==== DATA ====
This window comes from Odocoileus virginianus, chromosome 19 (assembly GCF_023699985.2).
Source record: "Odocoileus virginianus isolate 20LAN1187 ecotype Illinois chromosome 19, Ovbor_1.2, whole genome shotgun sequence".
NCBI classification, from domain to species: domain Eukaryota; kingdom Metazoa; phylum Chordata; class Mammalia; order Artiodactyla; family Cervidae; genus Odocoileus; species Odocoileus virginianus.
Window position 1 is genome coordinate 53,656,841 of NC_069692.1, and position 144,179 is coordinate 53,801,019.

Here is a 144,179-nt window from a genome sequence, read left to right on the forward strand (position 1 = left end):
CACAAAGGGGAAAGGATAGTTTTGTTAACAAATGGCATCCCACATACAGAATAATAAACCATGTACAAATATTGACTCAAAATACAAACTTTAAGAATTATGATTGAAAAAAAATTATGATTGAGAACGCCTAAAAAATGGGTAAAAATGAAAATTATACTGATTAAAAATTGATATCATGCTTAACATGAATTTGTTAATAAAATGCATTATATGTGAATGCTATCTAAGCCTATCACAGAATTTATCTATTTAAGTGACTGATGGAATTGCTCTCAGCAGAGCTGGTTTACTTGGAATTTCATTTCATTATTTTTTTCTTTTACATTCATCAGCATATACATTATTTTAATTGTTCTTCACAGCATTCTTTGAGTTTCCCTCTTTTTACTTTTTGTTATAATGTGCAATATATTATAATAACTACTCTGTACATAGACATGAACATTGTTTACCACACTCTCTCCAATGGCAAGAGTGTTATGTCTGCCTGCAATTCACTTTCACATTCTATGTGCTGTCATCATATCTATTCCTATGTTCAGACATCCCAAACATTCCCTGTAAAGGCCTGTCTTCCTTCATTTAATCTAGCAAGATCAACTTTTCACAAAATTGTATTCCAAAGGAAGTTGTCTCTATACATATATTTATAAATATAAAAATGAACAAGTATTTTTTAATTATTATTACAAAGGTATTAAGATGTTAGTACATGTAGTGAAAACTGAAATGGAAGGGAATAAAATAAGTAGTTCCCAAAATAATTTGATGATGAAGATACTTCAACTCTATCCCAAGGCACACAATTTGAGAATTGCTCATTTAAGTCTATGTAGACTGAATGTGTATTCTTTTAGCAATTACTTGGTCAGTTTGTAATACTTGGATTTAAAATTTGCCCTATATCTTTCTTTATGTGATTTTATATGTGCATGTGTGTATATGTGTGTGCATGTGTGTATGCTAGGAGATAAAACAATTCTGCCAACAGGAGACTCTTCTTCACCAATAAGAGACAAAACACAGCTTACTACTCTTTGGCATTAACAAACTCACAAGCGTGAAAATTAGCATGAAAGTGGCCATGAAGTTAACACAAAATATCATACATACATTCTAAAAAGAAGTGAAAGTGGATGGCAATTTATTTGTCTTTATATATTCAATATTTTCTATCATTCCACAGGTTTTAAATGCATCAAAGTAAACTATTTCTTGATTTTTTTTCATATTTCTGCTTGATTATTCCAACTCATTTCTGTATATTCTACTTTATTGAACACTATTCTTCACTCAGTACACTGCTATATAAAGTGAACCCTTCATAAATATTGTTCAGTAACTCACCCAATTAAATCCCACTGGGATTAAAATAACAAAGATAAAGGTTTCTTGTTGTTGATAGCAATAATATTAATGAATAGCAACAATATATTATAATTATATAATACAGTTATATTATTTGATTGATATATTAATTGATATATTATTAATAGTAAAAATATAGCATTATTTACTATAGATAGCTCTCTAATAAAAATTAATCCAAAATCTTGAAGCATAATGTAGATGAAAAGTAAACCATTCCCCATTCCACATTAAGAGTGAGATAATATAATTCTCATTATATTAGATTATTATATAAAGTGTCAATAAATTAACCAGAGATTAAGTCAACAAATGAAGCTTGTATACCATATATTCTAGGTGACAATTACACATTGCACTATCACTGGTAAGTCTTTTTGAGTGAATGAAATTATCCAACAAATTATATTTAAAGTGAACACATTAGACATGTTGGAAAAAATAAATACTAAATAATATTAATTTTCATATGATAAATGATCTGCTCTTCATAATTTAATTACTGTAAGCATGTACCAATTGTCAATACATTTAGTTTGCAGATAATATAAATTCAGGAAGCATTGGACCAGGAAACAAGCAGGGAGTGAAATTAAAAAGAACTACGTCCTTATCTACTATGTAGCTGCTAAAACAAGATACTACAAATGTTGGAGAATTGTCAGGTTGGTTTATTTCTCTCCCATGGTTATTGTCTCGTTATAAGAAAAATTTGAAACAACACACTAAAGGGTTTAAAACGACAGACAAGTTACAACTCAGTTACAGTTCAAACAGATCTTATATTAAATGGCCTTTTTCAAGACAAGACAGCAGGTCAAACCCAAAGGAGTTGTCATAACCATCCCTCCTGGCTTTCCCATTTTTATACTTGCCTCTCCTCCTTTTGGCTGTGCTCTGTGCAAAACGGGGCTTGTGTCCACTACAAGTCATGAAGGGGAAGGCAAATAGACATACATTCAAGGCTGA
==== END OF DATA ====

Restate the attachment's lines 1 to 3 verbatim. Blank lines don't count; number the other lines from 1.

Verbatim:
This window comes from Odocoileus virginianus, chromosome 19 (assembly GCF_023699985.2).
Source record: "Odocoileus virginianus isolate 20LAN1187 ecotype Illinois chromosome 19, Ovbor_1.2, whole genome shotgun sequence".
NCBI classification, from domain to species: domain Eukaryota; kingdom Metazoa; phylum Chordata; class Mammalia; order Artiodactyla; family Cervidae; genus Odocoileus; species Odocoileus virginianus.